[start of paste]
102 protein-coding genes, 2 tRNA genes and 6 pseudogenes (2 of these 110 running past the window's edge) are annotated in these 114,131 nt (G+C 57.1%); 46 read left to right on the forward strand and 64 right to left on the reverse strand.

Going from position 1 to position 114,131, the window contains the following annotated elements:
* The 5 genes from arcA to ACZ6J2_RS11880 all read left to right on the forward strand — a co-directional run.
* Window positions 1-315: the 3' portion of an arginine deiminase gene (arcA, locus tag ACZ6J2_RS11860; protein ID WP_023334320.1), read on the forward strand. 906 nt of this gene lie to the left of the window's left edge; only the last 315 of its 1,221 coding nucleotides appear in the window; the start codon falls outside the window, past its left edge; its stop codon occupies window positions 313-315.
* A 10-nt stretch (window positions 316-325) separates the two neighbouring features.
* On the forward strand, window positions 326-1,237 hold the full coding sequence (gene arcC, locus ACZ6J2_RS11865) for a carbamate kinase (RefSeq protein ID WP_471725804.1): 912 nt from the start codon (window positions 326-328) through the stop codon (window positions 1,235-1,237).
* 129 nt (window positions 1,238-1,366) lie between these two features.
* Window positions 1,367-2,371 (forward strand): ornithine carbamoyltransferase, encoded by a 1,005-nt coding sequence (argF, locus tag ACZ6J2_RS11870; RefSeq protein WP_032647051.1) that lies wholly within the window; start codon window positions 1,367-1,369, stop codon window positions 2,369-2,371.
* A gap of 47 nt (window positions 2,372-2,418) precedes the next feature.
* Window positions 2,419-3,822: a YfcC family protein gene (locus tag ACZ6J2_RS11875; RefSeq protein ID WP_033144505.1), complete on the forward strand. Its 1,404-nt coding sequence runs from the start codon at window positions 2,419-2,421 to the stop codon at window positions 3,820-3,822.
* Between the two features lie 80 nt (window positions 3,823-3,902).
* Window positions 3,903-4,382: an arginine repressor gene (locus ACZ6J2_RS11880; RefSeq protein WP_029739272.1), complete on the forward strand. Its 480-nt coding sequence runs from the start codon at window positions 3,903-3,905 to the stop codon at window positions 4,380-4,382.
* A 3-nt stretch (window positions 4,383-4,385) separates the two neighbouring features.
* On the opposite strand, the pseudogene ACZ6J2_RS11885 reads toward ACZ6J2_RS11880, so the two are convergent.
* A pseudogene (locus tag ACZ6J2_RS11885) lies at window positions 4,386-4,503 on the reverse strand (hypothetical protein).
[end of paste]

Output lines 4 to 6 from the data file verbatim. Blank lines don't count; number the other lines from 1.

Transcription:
* Window positions 1-315: the 3' portion of an arginine deiminase gene (arcA, locus tag ACZ6J2_RS11860; protein ID WP_023334320.1), read on the forward strand. 906 nt of this gene lie to the left of the window's left edge; only the last 315 of its 1,221 coding nucleotides appear in the window; the start codon falls outside the window, past its left edge; its stop codon occupies window positions 313-315.
* A 10-nt stretch (window positions 316-325) separates the two neighbouring features.
* On the forward strand, window positions 326-1,237 hold the full coding sequence (gene arcC, locus ACZ6J2_RS11865) for a carbamate kinase (RefSeq protein ID WP_471725804.1): 912 nt from the start codon (window positions 326-328) through the stop codon (window positions 1,235-1,237).